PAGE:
OCD & Obsessive Behaviours
OCD is an acronym in common use that technically means Obsessive Compulsive Disorder.
People normally hear or read about obsessive behaviours and disorders being linked with OCD, which is a diagnosis widely used within the mental health profession.
However we have found it more helpful to separate Compulsive Behaviours from Obsessive Behaviours as the way they affect people’s lives and the way in which they are experienced is very different.
In general terms a Compulsive Behaviour is one that is undertaken, often with little thought, on impulse or with a sense of having been ‘driven’ to it, and “instant relief” is felt, however, more frequently than not, this feeling of satisfaction is almost always associated with a sense of guilt or shame – compulsive shopping is a classic example.
However, with OCD this sense of “relief”, the “instant gratification” is often never achieved which leads the sufferer to even greater confusion and conflict and often results in the obsession become more pronounced.
Frequently, when a particular “routine” or “obsessive thought” fails to provide any kind of relief, the sufferer will conclude that they must carry our longer or more complex repetitions in order to achieve relief.
These “ever-growing” cycles of behaviour or thinking can become “paralysing” and without the appropriate help can lead to an almost complete inability to “function normally”.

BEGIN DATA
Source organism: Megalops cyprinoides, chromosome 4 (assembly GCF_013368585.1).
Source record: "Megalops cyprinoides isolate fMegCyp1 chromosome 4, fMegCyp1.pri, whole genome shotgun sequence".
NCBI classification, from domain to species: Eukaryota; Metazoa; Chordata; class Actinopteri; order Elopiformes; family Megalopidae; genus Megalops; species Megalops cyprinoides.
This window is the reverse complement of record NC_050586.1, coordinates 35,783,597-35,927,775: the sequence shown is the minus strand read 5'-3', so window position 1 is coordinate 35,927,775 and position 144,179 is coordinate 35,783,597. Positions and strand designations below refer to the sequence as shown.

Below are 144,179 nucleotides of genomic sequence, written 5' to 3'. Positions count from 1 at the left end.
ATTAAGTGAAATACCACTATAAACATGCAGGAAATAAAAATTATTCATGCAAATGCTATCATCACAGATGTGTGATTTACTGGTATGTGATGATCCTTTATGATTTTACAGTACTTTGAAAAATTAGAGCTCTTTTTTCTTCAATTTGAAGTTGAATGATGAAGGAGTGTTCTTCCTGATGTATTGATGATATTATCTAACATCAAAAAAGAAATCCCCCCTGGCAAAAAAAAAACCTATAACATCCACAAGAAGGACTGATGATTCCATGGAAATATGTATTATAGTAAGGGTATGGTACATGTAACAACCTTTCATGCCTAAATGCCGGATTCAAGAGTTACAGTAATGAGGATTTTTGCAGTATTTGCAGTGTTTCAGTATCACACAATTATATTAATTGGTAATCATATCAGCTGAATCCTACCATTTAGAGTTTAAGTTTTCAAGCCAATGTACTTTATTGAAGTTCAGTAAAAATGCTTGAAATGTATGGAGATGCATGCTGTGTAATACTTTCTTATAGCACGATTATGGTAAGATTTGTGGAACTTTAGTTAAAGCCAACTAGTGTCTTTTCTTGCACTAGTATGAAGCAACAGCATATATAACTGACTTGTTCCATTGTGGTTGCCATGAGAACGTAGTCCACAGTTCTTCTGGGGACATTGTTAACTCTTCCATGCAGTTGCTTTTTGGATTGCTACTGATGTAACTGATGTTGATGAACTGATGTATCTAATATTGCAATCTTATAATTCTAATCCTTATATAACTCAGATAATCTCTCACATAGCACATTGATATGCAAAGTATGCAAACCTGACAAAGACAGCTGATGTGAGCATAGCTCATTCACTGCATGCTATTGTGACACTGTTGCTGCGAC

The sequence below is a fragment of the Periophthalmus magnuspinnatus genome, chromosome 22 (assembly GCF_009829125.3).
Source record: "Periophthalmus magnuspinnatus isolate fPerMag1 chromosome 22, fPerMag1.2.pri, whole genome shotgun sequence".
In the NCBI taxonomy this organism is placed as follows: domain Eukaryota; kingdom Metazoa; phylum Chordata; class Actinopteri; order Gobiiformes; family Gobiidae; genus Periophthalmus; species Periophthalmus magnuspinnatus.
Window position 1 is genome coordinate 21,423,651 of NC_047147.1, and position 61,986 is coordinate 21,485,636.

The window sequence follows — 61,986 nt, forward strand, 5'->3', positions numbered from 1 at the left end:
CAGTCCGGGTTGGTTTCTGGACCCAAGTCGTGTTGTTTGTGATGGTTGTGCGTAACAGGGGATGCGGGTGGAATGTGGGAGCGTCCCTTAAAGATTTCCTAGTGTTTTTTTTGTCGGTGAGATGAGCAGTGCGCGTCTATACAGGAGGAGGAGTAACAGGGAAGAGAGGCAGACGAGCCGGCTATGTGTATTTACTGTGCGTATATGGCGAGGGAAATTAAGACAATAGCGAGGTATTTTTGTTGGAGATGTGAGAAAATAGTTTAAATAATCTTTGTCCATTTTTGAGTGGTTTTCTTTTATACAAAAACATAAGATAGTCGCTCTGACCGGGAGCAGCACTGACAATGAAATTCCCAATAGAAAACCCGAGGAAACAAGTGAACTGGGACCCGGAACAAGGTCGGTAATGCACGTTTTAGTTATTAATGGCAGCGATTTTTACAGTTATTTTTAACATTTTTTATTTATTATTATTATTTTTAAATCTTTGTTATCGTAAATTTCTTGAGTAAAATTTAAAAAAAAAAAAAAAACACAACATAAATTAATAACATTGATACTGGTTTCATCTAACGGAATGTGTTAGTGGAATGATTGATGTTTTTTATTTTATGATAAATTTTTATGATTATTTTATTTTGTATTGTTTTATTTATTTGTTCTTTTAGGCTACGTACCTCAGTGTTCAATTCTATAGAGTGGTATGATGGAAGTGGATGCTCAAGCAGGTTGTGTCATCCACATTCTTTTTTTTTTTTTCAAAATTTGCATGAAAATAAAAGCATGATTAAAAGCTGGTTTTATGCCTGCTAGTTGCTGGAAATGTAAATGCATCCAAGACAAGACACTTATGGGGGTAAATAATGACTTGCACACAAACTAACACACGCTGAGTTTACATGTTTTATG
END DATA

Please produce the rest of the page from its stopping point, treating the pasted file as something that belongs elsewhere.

Symptoms of OCD
Below is a list of symptoms that are typically associated with OCD, although the obsessive thinker is capable of “creating” a wide range of complex and variable symptoms:
- A high desire to be in control.
- Eating Disorders (e.g. avoiding certain foods, anorexia).
- Constant worry about something.
- Sleeping problems (e.g. insomnia).
- Excessive exercise.
- Continual negative thoughts.
- Intrusive or cyclical thoughts.
- Constant counting.
- Excessive tidiness.
- Checking routines (door locks, gas knobs on cookers, etc.).
OCD is classified as a type of Anxiety and research indicates that the most effective forms of psychotherapy for dealing with anxiety based problems are the cognitive, or thinking based approaches such as CBT (Cognitive Behavioural Therapy).
Associated Symptoms & Behaviours
People may also experience a number of symptoms and behaviours that may not seem to be directly related to OCD including:
- Panic attacks.
- Avoidance strategies.
- Safety behaviours.
- Low self esteem.
Within the Power Threat Meaning Framework, these associated or secondary symptoms may be better thought of as threat responses and coping strategies that have been adopted in order to cope with the immediate problem.
Unfortunately, when faced with threats not everybody adopts threat responses that are ‘adaptive’ to the situation and may frequently choose approaches that end up being more harmful to mental and physical health in the longer term.
Despite this obvious paradox, it is important to recognise that nobody deliberately chooses ‘maladaptive’ coping mechanisms that result in more harm than good.
At some level, the choice of threat response made complete sense (was coherent) at the time the threat was originally experienced, and this may have been in childhood at a time when less personal resources were available.
Obsessions that can be helped